When the Cranes Come by Sara Wright


Departure.

I stood deep
in a toad hole
slinging mud
at twilight
when the sky
turned lemon
and gold.
They arced
over
my head
in pairs,
loose aggregations –
it seemed like thousands
crying out,
crossing
the river.
Ensouled.
Spirits defying
image or word.

A Mighty Migration begins…

I shivered.
Tears rose unbidden
Who calls them North?
I call out “I love you” –
Believing they know.
A crescent moon listens
cradled by nightfall.

To witness
a sky full
of Sandhill
Cranes
dark red heads
ebony eyes
long graceful necks
curved gray wings
dripping black legs
descending out of the blue
to roost
along this
winding Red
Willow River,
gracing fields
of depleted grain
is a Gift
given
at midnight;
the moment
before
departure.
This turning
of the wheel
births
days full of light
and an empty
sky bowl.

Haunting cries
in my ears
ring in the silence
of beloved crane absence
for another year.

Working notes:

As almost always (summer is the exception – no matter where I live I tire of too long days and too much heat) the shifting seasons bring me to an uncomfortable edge of personal awareness: It is hard for me to let go. Nature orchestrates this truth to me through her individuals… in this instance it is the leave – taking of the cranes that captures the essence of how loss operates in me… At first I resist. When I let go, I feel bereft. Eventually, I reach a state of acceptance.

This morning someone made a comment that said in effect that poetry is about extending human consciousness – making the unconscious conscious. I dislike the word “consciousness” because it conjures up new age – know it all – androcentric thinking – but when I substitute “awareness” for consciousness I know the sentiment is true. Poetry explicates feeling…it brings darkness into light.

When tears blurred my eyes last night I was grieving impermanence… the only constant is change, and Nature is my compass directing me towards “True North,” a state of “becoming,” my home. Not a place, but a state of being. It is astonishing to recognize that I have been seeking embodiment of this truth for the last forty years and is probably the main reason I have always lived my adult life near bodies of water.

To seek impermanence as a way of being is what it means to flow with the river, or float down a stream. What becomes crystal clear is that this way of being is just the opposite of being human (!) – to be a person is to have boundaries, to be bound by soul and skin. Allowing each of our boundaries to dissolve into all that is, and was, and will be, is a stretch for every human who lives, whether they preach flow or not. Dissolution means an end to what is, creating room for death to enter the river of life as a friend, even as a lover, and one who celebrates change. Spirit is part of every aspect of life.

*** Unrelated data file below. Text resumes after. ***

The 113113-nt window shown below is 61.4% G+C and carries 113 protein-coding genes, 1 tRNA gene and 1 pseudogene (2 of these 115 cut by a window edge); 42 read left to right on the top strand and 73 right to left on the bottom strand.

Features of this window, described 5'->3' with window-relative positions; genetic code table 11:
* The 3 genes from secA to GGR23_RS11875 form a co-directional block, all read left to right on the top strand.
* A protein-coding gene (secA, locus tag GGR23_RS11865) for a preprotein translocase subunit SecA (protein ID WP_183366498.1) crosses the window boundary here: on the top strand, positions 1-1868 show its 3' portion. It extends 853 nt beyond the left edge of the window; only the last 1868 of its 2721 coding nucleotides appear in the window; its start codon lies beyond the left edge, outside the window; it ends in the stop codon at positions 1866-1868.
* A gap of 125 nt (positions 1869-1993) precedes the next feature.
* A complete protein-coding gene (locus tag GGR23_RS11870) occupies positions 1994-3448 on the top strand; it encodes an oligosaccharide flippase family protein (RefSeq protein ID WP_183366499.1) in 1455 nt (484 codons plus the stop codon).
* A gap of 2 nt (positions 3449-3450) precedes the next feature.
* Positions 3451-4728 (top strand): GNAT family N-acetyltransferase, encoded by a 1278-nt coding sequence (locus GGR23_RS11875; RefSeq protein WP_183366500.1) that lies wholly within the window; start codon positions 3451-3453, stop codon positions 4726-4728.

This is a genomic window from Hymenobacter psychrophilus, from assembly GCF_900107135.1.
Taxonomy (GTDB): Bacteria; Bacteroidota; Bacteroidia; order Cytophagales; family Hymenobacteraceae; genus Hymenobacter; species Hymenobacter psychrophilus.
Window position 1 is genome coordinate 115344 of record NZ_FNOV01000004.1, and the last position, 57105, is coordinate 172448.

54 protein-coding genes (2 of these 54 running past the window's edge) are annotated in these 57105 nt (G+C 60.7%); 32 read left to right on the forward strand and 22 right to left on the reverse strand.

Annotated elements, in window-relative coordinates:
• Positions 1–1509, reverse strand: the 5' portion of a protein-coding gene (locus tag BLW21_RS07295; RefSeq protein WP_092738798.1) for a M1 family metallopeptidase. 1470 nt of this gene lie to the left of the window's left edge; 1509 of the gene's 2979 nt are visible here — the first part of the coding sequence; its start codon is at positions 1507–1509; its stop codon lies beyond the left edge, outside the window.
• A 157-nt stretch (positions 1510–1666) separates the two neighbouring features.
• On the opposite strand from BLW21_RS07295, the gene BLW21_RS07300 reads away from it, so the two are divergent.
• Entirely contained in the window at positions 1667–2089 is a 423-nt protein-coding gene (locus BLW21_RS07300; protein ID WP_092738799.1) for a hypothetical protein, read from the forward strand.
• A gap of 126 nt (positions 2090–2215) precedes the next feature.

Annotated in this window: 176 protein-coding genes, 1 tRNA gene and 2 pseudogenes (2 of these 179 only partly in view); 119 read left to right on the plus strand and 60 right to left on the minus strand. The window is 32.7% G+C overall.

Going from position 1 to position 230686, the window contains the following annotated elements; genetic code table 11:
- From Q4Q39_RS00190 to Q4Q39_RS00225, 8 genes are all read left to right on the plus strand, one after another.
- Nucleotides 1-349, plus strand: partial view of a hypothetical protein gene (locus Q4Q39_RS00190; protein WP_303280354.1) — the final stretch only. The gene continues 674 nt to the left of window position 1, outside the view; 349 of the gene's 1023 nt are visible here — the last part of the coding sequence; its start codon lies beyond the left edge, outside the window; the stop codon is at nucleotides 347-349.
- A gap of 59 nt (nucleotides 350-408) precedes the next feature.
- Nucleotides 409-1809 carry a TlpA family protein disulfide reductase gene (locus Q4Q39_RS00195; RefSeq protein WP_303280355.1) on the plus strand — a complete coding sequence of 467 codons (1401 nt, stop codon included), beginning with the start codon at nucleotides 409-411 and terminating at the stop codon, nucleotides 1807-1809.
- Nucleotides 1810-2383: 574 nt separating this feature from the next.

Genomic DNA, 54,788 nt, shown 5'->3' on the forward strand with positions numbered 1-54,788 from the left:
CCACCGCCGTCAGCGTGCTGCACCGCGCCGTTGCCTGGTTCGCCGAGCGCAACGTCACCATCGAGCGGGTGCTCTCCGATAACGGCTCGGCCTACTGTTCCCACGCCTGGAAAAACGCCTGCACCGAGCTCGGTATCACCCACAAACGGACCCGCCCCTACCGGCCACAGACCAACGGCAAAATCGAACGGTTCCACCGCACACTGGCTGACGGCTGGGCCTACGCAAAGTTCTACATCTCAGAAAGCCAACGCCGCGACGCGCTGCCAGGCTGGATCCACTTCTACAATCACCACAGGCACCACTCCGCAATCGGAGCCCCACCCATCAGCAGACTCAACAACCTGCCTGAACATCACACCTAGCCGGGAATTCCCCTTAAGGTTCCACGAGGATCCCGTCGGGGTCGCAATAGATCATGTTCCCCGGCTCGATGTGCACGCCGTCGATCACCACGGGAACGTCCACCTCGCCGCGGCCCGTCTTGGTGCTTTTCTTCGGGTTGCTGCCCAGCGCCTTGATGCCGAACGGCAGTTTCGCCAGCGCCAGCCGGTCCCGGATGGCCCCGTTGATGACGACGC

In these days of Climate Change the Great Dying is the center core of each of our lives, acknowledged or not. The loss of non – human species will probably lead to our own eventual demise – not necessarily a bad thing, since humans have made such a mess of things. (I say probably because the future might be an unknown – what I do know is that things don’t look good from where I am standing).

But meanwhile, we have now, and the present is filled with beauty, awe, and wonder. For me the Cranes  embody all these qualities… after they leave other wonderful creatures/elements will take their place, perhaps toads or frogs…maybe even a sky full of rain…

Cranes are Elders in every sense of the word, ancient relatives and they continue on, some adapting, others following unknown scripts or patterns that stretch back to antiquity. The way they live, migrating out of seasonal necessity, returning to home – places, celebrating through community and song in life and death is a way of being that embodies flowing like a river… And for that, their magnificent beauty and inherent wisdom born of genuine community, I thank them.

Blessed be the Cranes…

A few words about the natural history of these birds…

Sandhill Cranes have been in their present state for 30 million years (perhaps modeling to humans what genuine community might consist of).  

Most recently these birds have been a presence in my life since last November when they first arrived, I originally thought for a brief stopover, before moving south to places like the Bosque del Apache to spend the winter. When I first came to New Mexico two and half years ago I was astonished and bewildered by their haunting collective conversation even when I couldn’t see them which was most of the time… But this year the cranes not only arrived but many decided to spend the winter here much to my great joy, perhaps a result of Climate Change which is shifting their migration patterns, in some case dramatically.

For example, I recently learned that Sandhill Cranes have been seen in parts of Maine. Their normal migration routes take them from Mexico as far northwest as Siberia into the Canadian Shield and Alaska to breed with one major stopover in Nebraska at the Platte river (another group that settles further northeast makes a stop in Mississippi) where 600,000 cranes meet to rest themselves before making the last leg of their seasonal journey. In the fall all northern populations will make the trip south for the winter probably because of inclement weather and lack of food.

However, some groups spend their entire lives in one place like Florida, others are no longer migrating further south than Tennessee, although these too fly north in the spring. It is unusual to have cranes living in Northern New Mexico, although I understand that a few have sometimes remained here through the winter.

Not in these numbers though. When I first began to hear the cranes I never imagined that I would start to see them or watch them make gracious descents into a neighboring field at all times of the day, every day. But this is a gift that this winter has bestowed upon me, and one I have never taken for granted.